Although the first surface was shown as a downward-facing surface and the second surface on a ferrule was shown as an upward-facing surface, it should be appreciated that the orientations may be reversed and that a protrusion below the port 114 may be used to define an upward-facing first register surface. Still other embodiments will be obvious to one of skill and the art in light of this disclosure.

As an alternative or in addition to the horizontal register surfaces, the primary alignment means may also comprise vertical register surfaces to align the ferrule horizontally with respect to the lens body. For example, referring to FIG. 2 a, in addition to having the first register surface 141 as described above, the protrusion 140 may also have third register surfaces 142 along its sides. In this embodiment, the third register surfaces 142 along the sides of the protrusion 140 are tapered such that the distance between them widens as they approach the port 114. Cooperating with the third register surfaces 142 are the fourth register surfaces 804 on vertical protrusions 807 on the ferrule 800 as shown in FIG. 8 c. The protrusion 140 of the lens body is configured to fit between the vertical protrusions 807 of the ferrule, such that, as the ferrule is pushed forward relative to the lens body, the tapered third register surfaces 142 contact the fourth register surfaces 804, and substantially align the ferrule horizontally with respect to the lens body. In other words, as the ferrule is moved forward relative to the lens body, the tapered protrusion is essentially wedged between the vertical protrusions to center the ferrule relative to the lens body. Again, the term “substantially align” in this context refers to positioning the front portion 830 sufficiently such that it can be received in the port 114. As mentioned above, secondary alignment means are used to finally align the bore holes 804 with the interface surface 116.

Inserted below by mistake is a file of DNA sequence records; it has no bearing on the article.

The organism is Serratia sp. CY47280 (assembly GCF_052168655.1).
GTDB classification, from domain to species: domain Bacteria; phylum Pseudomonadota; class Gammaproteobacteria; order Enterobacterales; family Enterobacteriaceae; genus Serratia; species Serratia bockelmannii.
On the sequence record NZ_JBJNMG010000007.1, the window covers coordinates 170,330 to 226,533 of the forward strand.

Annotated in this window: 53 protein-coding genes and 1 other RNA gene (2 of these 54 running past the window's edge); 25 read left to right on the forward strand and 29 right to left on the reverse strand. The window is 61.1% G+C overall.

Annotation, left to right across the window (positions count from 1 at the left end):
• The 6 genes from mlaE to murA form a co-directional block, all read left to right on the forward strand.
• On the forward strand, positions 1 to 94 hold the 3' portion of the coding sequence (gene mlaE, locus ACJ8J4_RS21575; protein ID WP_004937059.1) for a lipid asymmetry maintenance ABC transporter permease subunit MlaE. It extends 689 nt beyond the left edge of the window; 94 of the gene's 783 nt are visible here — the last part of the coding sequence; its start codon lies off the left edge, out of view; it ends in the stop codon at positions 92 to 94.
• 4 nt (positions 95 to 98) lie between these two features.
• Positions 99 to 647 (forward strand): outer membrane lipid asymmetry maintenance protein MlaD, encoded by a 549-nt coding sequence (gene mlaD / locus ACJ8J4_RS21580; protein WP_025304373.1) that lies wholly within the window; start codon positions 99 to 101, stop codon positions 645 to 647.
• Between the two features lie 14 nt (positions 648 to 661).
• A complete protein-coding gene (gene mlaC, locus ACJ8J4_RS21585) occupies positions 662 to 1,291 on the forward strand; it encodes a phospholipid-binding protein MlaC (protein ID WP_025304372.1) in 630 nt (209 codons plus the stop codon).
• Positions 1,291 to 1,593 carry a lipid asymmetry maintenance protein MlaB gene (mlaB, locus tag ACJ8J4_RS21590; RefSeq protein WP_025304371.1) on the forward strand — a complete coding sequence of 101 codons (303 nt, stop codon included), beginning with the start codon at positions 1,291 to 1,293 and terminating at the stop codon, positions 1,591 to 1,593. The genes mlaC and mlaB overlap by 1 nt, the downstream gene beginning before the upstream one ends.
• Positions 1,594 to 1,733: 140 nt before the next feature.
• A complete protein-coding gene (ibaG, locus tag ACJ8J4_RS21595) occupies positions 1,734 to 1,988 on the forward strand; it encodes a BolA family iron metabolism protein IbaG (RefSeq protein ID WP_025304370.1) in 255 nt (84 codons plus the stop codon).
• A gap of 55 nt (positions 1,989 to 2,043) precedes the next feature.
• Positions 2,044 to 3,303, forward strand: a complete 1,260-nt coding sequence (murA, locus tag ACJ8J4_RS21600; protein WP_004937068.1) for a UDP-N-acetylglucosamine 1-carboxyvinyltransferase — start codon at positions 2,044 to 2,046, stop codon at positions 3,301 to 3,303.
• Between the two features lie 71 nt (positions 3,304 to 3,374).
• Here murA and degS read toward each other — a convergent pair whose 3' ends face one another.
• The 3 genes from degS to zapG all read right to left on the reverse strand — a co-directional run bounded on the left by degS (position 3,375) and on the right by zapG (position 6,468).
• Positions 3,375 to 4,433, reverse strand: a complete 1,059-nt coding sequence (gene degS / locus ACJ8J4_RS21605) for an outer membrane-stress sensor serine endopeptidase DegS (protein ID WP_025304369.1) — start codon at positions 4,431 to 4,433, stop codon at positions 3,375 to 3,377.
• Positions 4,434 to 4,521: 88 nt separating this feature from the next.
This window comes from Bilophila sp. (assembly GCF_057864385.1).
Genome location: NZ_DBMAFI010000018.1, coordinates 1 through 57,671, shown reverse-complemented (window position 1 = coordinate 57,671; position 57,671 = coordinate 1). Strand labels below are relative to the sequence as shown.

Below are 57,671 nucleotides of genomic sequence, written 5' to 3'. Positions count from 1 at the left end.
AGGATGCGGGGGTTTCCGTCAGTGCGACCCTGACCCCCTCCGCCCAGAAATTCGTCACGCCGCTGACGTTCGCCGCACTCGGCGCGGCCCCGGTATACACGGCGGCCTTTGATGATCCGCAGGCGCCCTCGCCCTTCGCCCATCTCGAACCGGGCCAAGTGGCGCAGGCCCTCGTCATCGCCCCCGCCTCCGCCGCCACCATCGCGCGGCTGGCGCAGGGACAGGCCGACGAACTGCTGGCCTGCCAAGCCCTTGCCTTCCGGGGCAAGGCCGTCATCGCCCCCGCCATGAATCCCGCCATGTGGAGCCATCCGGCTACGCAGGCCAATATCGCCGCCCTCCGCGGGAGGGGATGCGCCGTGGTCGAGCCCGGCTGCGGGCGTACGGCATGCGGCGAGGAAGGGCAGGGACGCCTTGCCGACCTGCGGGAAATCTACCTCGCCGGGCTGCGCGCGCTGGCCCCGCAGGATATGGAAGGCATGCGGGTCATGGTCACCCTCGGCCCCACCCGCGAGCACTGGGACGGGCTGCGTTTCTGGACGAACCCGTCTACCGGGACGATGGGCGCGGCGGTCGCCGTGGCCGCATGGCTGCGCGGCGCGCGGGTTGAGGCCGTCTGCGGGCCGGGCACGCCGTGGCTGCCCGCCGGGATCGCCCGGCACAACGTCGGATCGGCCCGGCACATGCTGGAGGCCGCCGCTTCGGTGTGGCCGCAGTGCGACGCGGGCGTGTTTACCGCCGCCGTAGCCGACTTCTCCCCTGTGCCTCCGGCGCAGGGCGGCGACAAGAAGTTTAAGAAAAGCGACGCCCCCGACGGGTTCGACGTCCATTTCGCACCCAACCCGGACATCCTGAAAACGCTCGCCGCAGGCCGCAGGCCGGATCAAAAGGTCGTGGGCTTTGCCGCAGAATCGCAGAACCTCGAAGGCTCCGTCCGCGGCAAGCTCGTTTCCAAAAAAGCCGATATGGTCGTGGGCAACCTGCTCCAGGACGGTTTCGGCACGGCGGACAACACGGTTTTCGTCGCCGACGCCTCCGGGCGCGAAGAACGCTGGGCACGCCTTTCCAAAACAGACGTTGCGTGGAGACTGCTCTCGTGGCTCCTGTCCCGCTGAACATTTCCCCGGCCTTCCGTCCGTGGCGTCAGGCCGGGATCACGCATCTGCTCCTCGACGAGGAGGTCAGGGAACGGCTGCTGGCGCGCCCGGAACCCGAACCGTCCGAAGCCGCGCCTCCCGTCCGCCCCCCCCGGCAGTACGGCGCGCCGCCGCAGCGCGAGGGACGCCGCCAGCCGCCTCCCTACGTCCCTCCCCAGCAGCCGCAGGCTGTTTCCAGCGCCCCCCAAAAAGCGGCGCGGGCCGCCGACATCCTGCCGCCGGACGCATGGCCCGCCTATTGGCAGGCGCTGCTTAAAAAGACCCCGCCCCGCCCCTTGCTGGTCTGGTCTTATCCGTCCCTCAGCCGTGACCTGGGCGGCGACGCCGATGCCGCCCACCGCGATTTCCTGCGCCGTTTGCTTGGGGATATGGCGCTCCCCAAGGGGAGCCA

Therefore, the first and third register surfaces 141, 142 of the lens body 112 and the second and fourth register surfaces 801, 804 of the ferrule cooperate, respectively, to substantially align the front portion 830 of the ferrule vertically and horizontally with the port 114 such that the front portion can be received in the port and thereby facilitate more precise alignment with the secondary alignment means (described below)

Once the front portion of the ferrule is inside the port, secondary means of aligning the ferrule control to precisely align the bore holes to the interface surface. Different embodiments of the secondary means are possible. Suitable secondary means include, for example, alignment pins/guide holes (such as used in MT-type ferrules), register surfaces on the front portion and port, crush ribs, tongue and groove arrangment and combinations of these means. For example, referring to FIGS. 8 a-c, an embodiment in which register surfaces in combination with crush ribs are used. Specifically, one horizontal surface and one vertical surface of the front portion 830 are register surfaces. In this particular embodiment, the bottom surface 831 and a side surface 832 are the fifth and sixth register surfaces, respectively. Conversely, the top surface 833 and opposing side surface 834 are not register surfaces but rather have crush ribs 835, 836 respectively protruding from them.

Referring back to FIG. 2 d, the port 114 has one horizontal surface and one vertical surface along its perimeter 157 that function as register surfaces. In this particular embodiment, the bottom surface 155 and a side surface 156 are the seventh and eighth register surfaces, respectively.